Throughout history there are extraordinary moments that change life as we know it and define men. The artifacts that survive those moments are to remind us of the importance and act in a way as a time machine for us to return to them. This is exactly the story Stephen Kenn is sharing and along the way building a legacy... Designs heavily influenced by the mid century era along with the use of vintage military fabrics makes his collections truly one of a kind. I had the pleasure of meeting Stephen through a good friend Jeremiah Newton (The Bearded Bastard) at his shop in Downtown Los Angeles where I was able to see some of the current projects he had going as well as where the ideas came to life. Seeing these pieces in their simplest form is incredible to witness because us, being on the outside, we just see final products but that is just one step of many. This also is one of the amazing things about Stephen's designs in which he feels and understands the importance of showing the process of how his art is created as well as how he relates the furniture building process to the construction of the human body with the frame, belts, and cushions becoming the bones, muscle and skin of each piece. Here is a look inside his craft.
1.) Was there an initial moment that led up to you knowing that this was what you wanted to do?
There wasn't a moment that revealed all that would happen or a vision that I would be designing furniture. There was, however, a series of tiny moments that felt like dares. They come in the form of ideas when I go about my day. When I act upon them I see this as being obedient and in the process of working and are to see those little ideas come to life, they lead me along a path that, in my case, looks like designing. No matter what you are curious about, I believe the formula is the same. Risk is essential to growth and growth informs us of our next challenge and so on. I'm enjoying the journey of contributing to our world through design.
2.) All of your pieces have a story behind them. Once you have completed a collection do you find it difficult to part with them?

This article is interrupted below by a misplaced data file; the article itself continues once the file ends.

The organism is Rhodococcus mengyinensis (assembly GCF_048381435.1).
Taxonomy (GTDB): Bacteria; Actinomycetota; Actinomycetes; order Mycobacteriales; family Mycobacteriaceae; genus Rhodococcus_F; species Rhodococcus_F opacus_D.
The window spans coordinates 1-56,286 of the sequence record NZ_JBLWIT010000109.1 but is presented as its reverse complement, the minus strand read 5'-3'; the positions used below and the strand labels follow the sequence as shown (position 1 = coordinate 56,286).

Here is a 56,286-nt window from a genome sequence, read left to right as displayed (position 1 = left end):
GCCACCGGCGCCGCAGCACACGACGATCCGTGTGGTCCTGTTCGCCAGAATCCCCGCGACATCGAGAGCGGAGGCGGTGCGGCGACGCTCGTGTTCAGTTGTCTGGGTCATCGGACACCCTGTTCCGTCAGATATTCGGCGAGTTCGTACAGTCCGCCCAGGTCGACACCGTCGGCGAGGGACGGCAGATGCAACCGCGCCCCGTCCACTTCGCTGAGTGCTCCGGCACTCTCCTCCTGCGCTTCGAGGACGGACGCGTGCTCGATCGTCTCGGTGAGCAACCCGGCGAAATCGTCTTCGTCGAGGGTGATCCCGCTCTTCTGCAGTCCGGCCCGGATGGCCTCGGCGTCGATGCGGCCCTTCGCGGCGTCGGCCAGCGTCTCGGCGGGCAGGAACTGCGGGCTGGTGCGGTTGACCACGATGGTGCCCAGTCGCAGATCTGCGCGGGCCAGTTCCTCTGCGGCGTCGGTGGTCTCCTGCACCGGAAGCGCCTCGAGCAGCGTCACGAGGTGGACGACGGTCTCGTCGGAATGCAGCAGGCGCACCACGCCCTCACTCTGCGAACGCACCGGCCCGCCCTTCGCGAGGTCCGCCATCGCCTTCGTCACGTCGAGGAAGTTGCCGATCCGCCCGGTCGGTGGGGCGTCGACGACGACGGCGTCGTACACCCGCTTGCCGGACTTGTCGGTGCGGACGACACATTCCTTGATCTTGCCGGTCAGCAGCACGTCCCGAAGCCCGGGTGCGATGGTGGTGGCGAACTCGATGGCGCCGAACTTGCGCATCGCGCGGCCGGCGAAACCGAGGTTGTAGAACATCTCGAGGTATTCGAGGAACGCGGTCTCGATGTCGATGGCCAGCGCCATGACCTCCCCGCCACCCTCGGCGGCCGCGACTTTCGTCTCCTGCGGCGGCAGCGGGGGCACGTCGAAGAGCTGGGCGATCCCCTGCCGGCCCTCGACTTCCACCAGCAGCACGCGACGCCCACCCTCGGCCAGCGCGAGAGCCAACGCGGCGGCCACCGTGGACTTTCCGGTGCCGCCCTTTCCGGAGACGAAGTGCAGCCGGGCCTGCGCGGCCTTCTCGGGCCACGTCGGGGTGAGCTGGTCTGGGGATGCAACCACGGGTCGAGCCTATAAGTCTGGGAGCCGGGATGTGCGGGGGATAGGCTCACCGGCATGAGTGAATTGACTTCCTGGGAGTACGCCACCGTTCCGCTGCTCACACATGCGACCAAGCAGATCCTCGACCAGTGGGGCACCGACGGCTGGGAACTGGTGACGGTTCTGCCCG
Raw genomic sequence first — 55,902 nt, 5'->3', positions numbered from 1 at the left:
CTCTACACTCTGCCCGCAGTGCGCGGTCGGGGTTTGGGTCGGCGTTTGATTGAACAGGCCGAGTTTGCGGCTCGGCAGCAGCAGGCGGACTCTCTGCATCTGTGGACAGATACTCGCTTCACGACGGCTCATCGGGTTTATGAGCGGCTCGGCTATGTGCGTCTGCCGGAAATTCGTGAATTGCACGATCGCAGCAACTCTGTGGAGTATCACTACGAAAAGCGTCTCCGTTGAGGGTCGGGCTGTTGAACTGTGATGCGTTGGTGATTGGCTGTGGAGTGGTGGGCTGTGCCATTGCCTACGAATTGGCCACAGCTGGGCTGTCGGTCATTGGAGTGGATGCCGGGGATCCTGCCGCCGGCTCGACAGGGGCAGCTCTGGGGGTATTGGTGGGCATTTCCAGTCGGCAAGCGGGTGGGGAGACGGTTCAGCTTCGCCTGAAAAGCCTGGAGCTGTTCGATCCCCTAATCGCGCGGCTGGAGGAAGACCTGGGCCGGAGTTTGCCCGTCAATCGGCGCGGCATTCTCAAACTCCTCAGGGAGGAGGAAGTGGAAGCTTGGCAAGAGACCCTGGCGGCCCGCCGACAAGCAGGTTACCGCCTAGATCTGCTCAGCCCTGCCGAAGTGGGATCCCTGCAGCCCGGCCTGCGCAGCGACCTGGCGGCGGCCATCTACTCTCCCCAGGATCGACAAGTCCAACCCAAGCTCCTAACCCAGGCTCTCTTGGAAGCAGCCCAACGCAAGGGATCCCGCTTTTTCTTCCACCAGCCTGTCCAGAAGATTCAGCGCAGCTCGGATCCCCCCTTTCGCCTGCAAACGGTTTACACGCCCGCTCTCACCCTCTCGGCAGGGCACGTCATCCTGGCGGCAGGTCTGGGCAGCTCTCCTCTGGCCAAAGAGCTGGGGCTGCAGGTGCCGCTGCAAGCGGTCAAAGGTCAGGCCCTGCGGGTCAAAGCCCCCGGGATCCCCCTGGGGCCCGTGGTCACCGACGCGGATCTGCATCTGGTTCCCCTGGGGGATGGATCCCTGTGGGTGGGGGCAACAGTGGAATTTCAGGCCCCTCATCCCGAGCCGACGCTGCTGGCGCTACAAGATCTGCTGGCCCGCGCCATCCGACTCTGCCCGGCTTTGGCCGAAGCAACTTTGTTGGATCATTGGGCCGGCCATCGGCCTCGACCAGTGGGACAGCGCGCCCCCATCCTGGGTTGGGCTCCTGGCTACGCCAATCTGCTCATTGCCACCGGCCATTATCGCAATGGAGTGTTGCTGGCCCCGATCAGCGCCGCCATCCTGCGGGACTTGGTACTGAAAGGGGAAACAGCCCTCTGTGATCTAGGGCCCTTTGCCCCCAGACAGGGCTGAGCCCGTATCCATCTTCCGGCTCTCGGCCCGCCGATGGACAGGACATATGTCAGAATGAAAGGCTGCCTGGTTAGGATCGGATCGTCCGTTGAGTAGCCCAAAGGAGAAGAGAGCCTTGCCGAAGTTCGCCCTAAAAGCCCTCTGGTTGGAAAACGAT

In the beginning it was much harder, mostly because I was actually seeing everything I made. I would invest hours of my own blood, sweat and tears into a design, and then the sale fell so short in comparison. Once I began working with contractors that emotional experience with every single product slowly went away and I think this was very helpful for me to move into being a designer as opposed to a maker. I still love to make things myself, but I don't do production runs all by myself. My making is more on the experimental side, part of the initial design process.
3.) You did a collaboration with Simon Miller and your more recent with Truck furniture that are incredible. Do you see yourself doing more collaborations in the future?
Absolutely! Working with others is not about marketing for me, it is purely to learn and share experiences with others. I have so many takeaways from these collaborations, as well as new friendships. Collaborations are essential for me.
4.) Myself being from a military family and growing up around the stories as well as the old hand me downs from those who served, I quickly was drawn to the inheritance and Encounter Collections. What was it that drove you to create using fabrics along with what influenced you from the WWII era?
When I first experienced vintage military clothing and objects, I was drawn to the color consistency and the functional design. When I wandered into the warehouse in east LA years ago now I can still remember my jaw dropping literally. I couldn't wrap my mind around the massive amount of clothing and bags, boots etc... After the shock and awe wore off it became a very humbling place for me. I would sit for hours on the piles just journaling about how appreciative I was and read the names of soldiers I could see written into bags or tents or jackets aloud. I am not sure that I will ever have the opportunity to design with materials that are so historically significant. It truly is an honor to breath new life into these tired and forgotten tents and evoke an emotional response in the right customer and, hopefully, inspire conversations about the sacrifices that our country made to give our generation the freedom that we have. Redemption is one of the most hopeful and powerful stories that I have had the opportunity to explore with design.
Well... Last but not least you know we enjoy our drinks so be sure to grab your STEPHEN KENN travel cocktail kit!
Interview by Levi Stocke
Product photo credits from StephenKenn.com